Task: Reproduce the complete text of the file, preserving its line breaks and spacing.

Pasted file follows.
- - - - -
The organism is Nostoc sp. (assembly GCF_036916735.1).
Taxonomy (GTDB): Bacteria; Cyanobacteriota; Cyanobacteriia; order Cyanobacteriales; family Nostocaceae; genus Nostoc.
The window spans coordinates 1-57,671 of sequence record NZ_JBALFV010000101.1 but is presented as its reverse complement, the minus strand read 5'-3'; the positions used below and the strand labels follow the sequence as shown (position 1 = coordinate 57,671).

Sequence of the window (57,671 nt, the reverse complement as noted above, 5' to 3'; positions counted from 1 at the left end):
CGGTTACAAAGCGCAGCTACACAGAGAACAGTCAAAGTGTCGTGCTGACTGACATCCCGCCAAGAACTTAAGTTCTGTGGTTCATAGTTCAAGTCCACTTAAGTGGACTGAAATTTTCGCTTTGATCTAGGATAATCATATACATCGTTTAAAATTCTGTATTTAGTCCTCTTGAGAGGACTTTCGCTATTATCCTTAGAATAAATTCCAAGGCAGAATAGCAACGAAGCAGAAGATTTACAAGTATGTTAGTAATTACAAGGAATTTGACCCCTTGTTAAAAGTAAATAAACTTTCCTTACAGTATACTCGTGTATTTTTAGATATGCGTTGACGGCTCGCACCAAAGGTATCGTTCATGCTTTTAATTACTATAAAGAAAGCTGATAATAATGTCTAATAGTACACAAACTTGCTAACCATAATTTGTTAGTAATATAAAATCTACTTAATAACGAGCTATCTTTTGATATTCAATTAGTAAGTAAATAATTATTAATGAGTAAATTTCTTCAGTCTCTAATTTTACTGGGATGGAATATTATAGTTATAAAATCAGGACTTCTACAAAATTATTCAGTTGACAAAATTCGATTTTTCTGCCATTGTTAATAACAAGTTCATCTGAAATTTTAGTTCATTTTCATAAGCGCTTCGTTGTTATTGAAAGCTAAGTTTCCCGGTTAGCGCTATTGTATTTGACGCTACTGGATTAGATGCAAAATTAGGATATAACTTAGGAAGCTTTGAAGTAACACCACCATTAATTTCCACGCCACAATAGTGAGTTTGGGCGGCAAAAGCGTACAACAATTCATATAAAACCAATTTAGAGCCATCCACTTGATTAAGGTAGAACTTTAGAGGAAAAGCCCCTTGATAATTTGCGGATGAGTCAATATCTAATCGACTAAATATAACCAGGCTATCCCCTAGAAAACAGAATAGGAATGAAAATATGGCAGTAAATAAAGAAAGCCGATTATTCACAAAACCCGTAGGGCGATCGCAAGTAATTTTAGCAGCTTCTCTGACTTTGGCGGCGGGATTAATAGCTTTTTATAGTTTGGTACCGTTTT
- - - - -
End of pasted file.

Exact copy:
The organism is Nostoc sp. (assembly GCF_036916735.1).
Taxonomy (GTDB): Bacteria; Cyanobacteriota; Cyanobacteriia; order Cyanobacteriales; family Nostocaceae; genus Nostoc.
The window spans coordinates 1-57,671 of sequence record NZ_JBALFV010000101.1 but is presented as its reverse complement, the minus strand read 5'-3'; the positions used below and the strand labels follow the sequence as shown (position 1 = coordinate 57,671).

Sequence of the window (57,671 nt, the reverse complement as noted above, 5' to 3'; positions counted from 1 at the left end):
CGGTTACAAAGCGCAGCTACACAGAGAACAGTCAAAGTGTCGTGCTGACTGACATCCCGCCAAGAACTTAAGTTCTGTGGTTCATAGTTCAAGTCCACTTAAGTGGACTGAAATTTTCGCTTTGATCTAGGATAATCATATACATCGTTTAAAATTCTGTATTTAGTCCTCTTGAGAGGACTTTCGCTATTATCCTTAGAATAAATTCCAAGGCAGAATAGCAACGAAGCAGAAGATTTACAAGTATGTTAGTAATTACAAGGAATTTGACCCCTTGTTAAAAGTAAATAAACTTTCCTTACAGTATACTCGTGTATTTTTAGATATGCGTTGACGGCTCGCACCAAAGGTATCGTTCATGCTTTTAATTACTATAAAGAAAGCTGATAATAATGTCTAATAGTACACAAACTTGCTAACCATAATTTGTTAGTAATATAAAATCTACTTAATAACGAGCTATCTTTTGATATTCAATTAGTAAGTAAATAATTATTAATGAGTAAATTTCTTCAGTCTCTAATTTTACTGGGATGGAATATTATAGTTATAAAATCAGGACTTCTACAAAATTATTCAGTTGACAAAATTCGATTTTTCTGCCATTGTTAATAACAAGTTCATCTGAAATTTTAGTTCATTTTCATAAGCGCTTCGTTGTTATTGAAAGCTAAGTTTCCCGGTTAGCGCTATTGTATTTGACGCTACTGGATTAGATGCAAAATTAGGATATAACTTAGGAAGCTTTGAAGTAACACCACCATTAATTTCCACGCCACAATAGTGAGTTTGGGCGGCAAAAGCGTACAACAATTCATATAAAACCAATTTAGAGCCATCCACTTGATTAAGGTAGAACTTTAGAGGAAAAGCCCCTTGATAATTTGCGGATGAGTCAATATCTAATCGACTAAATATAACCAGGCTATCCCCTAGAAAACAGAATAGGAATGAAAATATGGCAGTAAATAAAGAAAGCCGATTATTCACAAAACCCGTAGGGCGATCGCAAGTAATTTTAGCAGCTTCTCTGACTTTGGCGGCGGGATTAATAGCTTTTTATAGTTTGGTACCGTTTT